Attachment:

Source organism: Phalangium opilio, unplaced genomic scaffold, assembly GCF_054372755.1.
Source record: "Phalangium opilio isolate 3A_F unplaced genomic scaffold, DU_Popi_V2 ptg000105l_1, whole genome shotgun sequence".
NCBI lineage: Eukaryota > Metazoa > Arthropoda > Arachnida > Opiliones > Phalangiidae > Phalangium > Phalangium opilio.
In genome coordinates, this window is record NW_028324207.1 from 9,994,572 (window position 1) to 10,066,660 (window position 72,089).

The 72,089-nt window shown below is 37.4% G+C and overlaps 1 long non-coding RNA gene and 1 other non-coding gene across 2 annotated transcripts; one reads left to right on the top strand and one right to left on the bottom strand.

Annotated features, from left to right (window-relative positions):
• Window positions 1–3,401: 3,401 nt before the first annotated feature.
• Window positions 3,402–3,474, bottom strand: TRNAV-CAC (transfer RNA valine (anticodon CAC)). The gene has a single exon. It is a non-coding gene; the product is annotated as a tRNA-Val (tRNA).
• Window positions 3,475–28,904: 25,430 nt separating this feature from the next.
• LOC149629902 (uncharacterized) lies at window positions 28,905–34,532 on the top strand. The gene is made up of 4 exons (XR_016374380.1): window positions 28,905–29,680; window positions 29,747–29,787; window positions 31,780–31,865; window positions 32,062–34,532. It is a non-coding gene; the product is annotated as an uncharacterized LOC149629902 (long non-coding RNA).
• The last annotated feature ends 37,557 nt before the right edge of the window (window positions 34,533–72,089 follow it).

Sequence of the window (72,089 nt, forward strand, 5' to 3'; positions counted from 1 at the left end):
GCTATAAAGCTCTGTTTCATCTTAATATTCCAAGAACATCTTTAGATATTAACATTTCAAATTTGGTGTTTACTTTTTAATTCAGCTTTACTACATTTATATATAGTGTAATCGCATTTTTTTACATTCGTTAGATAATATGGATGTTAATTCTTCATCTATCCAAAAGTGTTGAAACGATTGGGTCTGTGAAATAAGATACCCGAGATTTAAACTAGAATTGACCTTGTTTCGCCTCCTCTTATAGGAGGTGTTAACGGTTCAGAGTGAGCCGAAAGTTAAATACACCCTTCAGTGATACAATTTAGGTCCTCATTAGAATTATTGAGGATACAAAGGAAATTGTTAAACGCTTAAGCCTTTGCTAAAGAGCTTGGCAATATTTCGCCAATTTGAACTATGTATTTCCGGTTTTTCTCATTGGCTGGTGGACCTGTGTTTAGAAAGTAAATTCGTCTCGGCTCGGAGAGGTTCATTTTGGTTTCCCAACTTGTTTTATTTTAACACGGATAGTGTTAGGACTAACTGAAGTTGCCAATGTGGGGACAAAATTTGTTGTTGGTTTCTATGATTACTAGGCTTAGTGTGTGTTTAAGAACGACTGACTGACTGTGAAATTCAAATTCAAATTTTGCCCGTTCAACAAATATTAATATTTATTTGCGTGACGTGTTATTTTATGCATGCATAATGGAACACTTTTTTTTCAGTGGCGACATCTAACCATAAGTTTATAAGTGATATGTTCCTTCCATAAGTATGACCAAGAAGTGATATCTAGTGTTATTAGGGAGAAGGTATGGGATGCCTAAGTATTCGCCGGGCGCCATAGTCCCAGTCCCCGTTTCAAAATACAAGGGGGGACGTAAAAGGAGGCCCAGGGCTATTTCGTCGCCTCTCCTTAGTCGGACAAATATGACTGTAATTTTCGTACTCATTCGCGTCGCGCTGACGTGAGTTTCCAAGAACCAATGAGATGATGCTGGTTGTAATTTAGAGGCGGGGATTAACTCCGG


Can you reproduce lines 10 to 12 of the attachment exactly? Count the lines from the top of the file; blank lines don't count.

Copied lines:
• LOC149629902 (uncharacterized) lies at window positions 28,905–34,532 on the top strand. The gene is made up of 4 exons (XR_016374380.1): window positions 28,905–29,680; window positions 29,747–29,787; window positions 31,780–31,865; window positions 32,062–34,532. It is a non-coding gene; the product is annotated as an uncharacterized LOC149629902 (long non-coding RNA).
• The last annotated feature ends 37,557 nt before the right edge of the window (window positions 34,533–72,089 follow it).

Sequence of the window (72,089 nt, forward strand, 5' to 3'; positions counted from 1 at the left end):